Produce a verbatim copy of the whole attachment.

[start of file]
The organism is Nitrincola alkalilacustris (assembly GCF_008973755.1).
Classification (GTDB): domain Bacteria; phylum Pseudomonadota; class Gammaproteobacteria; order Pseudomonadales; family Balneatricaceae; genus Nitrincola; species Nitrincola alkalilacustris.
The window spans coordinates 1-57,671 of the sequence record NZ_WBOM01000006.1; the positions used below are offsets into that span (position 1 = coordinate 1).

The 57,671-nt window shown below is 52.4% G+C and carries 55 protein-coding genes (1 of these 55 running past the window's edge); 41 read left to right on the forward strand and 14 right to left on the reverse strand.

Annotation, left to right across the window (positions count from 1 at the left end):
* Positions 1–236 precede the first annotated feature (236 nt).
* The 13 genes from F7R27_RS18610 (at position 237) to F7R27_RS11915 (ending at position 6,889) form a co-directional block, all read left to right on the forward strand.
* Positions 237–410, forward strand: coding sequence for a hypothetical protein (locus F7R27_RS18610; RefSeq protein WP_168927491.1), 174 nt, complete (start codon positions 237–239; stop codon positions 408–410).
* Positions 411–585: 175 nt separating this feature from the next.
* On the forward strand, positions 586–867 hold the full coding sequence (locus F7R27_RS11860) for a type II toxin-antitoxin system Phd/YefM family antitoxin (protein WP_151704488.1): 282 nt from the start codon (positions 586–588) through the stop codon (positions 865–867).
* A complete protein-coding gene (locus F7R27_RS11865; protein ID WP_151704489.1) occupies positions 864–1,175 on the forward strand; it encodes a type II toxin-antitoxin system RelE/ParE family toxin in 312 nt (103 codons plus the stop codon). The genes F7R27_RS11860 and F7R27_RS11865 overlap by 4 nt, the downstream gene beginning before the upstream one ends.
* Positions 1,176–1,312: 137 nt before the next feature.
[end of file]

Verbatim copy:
The organism is Nitrincola alkalilacustris (assembly GCF_008973755.1).
Classification (GTDB): domain Bacteria; phylum Pseudomonadota; class Gammaproteobacteria; order Pseudomonadales; family Balneatricaceae; genus Nitrincola; species Nitrincola alkalilacustris.
The window spans coordinates 1-57,671 of the sequence record NZ_WBOM01000006.1; the positions used below are offsets into that span (position 1 = coordinate 1).

The 57,671-nt window shown below is 52.4% G+C and carries 55 protein-coding genes (1 of these 55 running past the window's edge); 41 read left to right on the forward strand and 14 right to left on the reverse strand.

Annotation, left to right across the window (positions count from 1 at the left end):
* Positions 1–236 precede the first annotated feature (236 nt).
* The 13 genes from F7R27_RS18610 (at position 237) to F7R27_RS11915 (ending at position 6,889) form a co-directional block, all read left to right on the forward strand.
* Positions 237–410, forward strand: coding sequence for a hypothetical protein (locus F7R27_RS18610; RefSeq protein WP_168927491.1), 174 nt, complete (start codon positions 237–239; stop codon positions 408–410).
* Positions 411–585: 175 nt separating this feature from the next.
* On the forward strand, positions 586–867 hold the full coding sequence (locus F7R27_RS11860) for a type II toxin-antitoxin system Phd/YefM family antitoxin (protein WP_151704488.1): 282 nt from the start codon (positions 586–588) through the stop codon (positions 865–867).
* A complete protein-coding gene (locus F7R27_RS11865; protein ID WP_151704489.1) occupies positions 864–1,175 on the forward strand; it encodes a type II toxin-antitoxin system RelE/ParE family toxin in 312 nt (103 codons plus the stop codon). The genes F7R27_RS11860 and F7R27_RS11865 overlap by 4 nt, the downstream gene beginning before the upstream one ends.
* Positions 1,176–1,312: 137 nt before the next feature.